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Education in chemistry and physics at Washington State University in early 1930s; graduate studies and work on cyclotron under E. O.
Early education in physics, University of Chicago 1930’s; high-energy particle counter; discovery of positron; discovery of neutrons; neutron experiments; reminiscences of Berkeley; Foundation support of research; 60-inch cyclotron building cloud chambers; neutron spectroscopy; neutron time-of-flight; magnetic moment of the neutron: transuraniun elements; announcement of fission; Tizard Mission; war research work; building of a betatron; effect of war techniques on post-war research; cyclotron work 1947; impressions of present day nuclear physics 1966.
Family background; early interest in physics; chance meeting with Enrico Fermi in youth and early friendship with Emilio Segrè; enrolling in physics at University of Rome; recollections of Orso M.
Anderson talks almost exclusively about his work during the thirties with particles of high energy involved in nuclear reactions. He covers in detail his discovery of the positive electron, his pair production work with gamma rays, his expedition to Pike’s Peak with Neddermeyer and their discovery of the mesotron. He mentions that it was in his speech accepting the Nobel Prize in 1936 that he first mentioned the possibility of negative and positive particles of intermediate mass.
Family background; undergraduate and graduate studies at Princeton University: electrical engineering 1921, graduate research on ionization of argon and HC1, spectroscopic interests, (MA 1924, PhD 1925); developmental research as engineer for American Telephone and Telegraph Laboratories (1921–23); National Research Council Fellow at Harvard University (1925–27); Bartol Research Foundation Fellow (1927–29), research on “impact of protons on atoms and molecules.” Assistant professor at Cornell University (1929–31), high voltage x-ray research, visit to Cavendish Laboratory, associations (193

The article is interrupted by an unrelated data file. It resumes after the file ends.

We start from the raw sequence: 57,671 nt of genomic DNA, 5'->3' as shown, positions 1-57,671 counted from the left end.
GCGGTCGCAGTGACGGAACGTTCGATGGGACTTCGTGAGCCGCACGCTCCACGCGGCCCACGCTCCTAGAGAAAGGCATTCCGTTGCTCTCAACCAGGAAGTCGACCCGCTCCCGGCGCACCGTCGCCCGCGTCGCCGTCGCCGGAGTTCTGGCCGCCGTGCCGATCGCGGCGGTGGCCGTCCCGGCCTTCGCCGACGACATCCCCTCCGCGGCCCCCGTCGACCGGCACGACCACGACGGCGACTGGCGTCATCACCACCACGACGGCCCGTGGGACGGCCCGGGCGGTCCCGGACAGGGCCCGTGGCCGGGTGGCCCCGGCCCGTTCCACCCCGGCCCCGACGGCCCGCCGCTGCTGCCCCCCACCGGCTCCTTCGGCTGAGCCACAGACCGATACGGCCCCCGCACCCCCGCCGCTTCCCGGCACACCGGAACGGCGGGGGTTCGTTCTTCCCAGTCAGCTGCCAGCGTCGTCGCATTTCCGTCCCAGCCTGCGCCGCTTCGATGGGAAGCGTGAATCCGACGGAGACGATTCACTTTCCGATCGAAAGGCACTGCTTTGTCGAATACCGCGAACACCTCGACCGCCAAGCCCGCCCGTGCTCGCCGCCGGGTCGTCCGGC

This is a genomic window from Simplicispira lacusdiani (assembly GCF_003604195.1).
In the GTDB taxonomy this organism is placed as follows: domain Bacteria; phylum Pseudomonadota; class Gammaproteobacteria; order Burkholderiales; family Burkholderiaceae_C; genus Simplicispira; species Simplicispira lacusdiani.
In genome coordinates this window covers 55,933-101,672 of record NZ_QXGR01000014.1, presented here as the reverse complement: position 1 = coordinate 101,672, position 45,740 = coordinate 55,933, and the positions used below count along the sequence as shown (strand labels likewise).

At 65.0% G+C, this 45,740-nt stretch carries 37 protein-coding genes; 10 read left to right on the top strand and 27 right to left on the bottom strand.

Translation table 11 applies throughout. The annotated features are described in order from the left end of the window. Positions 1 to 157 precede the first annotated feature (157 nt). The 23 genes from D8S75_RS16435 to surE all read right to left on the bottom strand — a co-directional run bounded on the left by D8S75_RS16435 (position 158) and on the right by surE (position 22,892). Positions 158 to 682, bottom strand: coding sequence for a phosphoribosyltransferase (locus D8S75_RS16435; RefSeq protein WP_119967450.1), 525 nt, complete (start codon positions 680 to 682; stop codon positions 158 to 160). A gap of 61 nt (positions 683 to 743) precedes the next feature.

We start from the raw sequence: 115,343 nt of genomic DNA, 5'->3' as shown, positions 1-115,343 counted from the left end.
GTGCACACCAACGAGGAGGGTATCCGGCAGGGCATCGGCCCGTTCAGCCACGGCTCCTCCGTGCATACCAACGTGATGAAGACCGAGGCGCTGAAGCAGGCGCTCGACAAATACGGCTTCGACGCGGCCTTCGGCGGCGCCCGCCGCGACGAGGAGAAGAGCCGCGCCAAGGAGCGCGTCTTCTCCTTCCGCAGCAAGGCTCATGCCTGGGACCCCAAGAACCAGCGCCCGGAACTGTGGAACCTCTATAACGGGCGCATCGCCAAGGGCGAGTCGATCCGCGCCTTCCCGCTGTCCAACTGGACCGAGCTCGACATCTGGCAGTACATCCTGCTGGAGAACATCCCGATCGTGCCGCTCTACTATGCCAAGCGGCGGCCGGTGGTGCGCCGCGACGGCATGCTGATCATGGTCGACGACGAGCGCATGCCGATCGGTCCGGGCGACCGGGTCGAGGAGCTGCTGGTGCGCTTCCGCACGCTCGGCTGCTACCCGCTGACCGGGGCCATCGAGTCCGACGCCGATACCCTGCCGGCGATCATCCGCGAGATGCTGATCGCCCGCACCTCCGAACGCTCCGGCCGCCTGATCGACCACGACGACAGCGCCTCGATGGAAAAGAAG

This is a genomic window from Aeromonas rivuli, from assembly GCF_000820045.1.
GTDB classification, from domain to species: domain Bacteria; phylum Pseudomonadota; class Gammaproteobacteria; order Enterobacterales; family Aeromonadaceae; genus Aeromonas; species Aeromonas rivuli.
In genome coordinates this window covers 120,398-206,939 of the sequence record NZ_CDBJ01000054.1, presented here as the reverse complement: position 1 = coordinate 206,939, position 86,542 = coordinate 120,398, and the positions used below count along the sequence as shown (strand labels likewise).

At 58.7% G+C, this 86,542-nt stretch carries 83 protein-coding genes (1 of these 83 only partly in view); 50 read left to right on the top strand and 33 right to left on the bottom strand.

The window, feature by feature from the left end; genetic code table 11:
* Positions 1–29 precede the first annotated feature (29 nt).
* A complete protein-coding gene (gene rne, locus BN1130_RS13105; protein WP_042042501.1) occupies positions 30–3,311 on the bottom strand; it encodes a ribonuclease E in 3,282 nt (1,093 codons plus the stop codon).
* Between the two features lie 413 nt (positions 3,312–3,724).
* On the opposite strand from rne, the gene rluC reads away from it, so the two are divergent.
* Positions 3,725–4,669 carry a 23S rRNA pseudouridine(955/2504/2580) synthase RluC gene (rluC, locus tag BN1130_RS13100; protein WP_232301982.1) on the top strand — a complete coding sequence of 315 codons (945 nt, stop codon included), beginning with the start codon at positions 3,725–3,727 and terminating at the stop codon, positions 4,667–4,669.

Natural radioactivity; ideas of nuclear constitution, size in 1920s; Gamow-Condon-Gurney theory of alpha decay 1928; discovery of neutron 1932; Cambridge as a center of research 1933; early theories of nuclear forces; analysis of short-range nuclear forces 1935-40; reasons for writing Rev. Mod. Phys.
Recollections of physics community in 1920s and early 1930s; opportunities for physics work in Europe; awareness of political climate in Germany (1932); relationship with Werner Heisenberg at University of Leipzig; awarded Rockefeller Fellowship to study at University of Rome; contacts with physicists after Leipzig and before Rome; John Von Neumann's list of refugee physicists; offered appointment to position at Stanford University; visit to University of Copenhagen and Niels Bohr's advice to accept appointment; relinquishing of second half of fellowship; influenced by Bohr, Heisenberg and
Family background; early interest in mathematics; physics at University of Manchester; Ernest Rutherford's influence; early research under Rutherford at Manchester; examination by Joseph J. Thomson for degree; recollections of associates at Manchester, including Niels Bohr; scholarship to Universität Berlin and work there with Hans Geiger; internment during World War I; scientific work at internment camp; return to Manchester; move with Rutherford to University of Cambridge; appointment as Assistant Director of Research at Cavendish Laboratory (ca.
Three years of preparation which led up to achievement, with Ernest T. S. Walton in 1932, of the first artificial transmutation of elements by accelerated protons, and the joyous reactions of his colleagues at the Cavendish Laboratory. With a three month grant from the Rockefeller Foundation, in 1933 visits with Robert Van de Graaff in Boston, Merle Tuve in Washington, Charles Lauritsen in Pasadena and Ernest O. Lawrence in Berkeley. In 1937, on his second American trip, noticed that the "sealing wax and string" at University of California at Berkeley had been replaced by engineering.